Gigglebit: Aftermath of a star explosion (photo)

11 Mar 2015

Images via NASA/ESA/Hubble Heritage (STScI/AURA) - ESA/Hubble Collaboration. Acknowledgment: J. Hester (Arizona State Univ.)

Gigglebit is Siliconrepublic’s daily dose of the funny and fantastic in science and tech, to help start your day on a lighter note.

Today we share an image of the aftermath of a star’s explosion, captured by the Hubble Space Telescope.

The European Space Agency (ESA) has re-released the image, which depicts just a small part of the Veil Nebula. The ‘nuclear furnace’ at the centre of what used to be a star made it shine brighter than our own sun 10,000 years ago, the ESA said. When those reactions faltered as fuel was exhausted, the star collapsed and went kaboom.

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The explosion is estimated to have happened some 5,000–10,000 years ago, the ESA said.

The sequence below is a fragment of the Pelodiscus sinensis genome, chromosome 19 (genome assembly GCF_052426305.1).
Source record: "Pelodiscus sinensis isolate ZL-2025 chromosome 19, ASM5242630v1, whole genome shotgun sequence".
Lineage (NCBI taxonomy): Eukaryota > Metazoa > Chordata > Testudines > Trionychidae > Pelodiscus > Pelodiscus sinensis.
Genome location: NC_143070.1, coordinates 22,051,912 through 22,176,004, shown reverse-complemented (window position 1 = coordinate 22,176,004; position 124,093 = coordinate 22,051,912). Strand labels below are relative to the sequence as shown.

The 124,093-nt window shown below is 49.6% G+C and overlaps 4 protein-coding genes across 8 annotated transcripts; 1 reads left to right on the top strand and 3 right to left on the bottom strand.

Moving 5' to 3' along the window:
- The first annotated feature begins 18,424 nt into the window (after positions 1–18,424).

During the star’s final detonation, it flung its outer layers into space at more than 600,000 km/h. What we see now is these layers colliding with the surrounding gases of interstellar space – “a twisted mass of shock waves that appears six times larger than the full moon in the sky,” the ESA said.

“The energy imparted in the collision heated the gas to millions of degrees, causing it to emit light,” the ESA explained. “The wavelength of this light depends upon the atoms present in the excited gas. In this image, blue shows oxygen, green shows sulphur, and red shows hydrogen.”

This image was taken with the Wide Field and Planetary Camera 2, and was first published in July 2007. Here it is in its entirety:

Tina Costanza was a journalist and sub-editor at Silicon Republic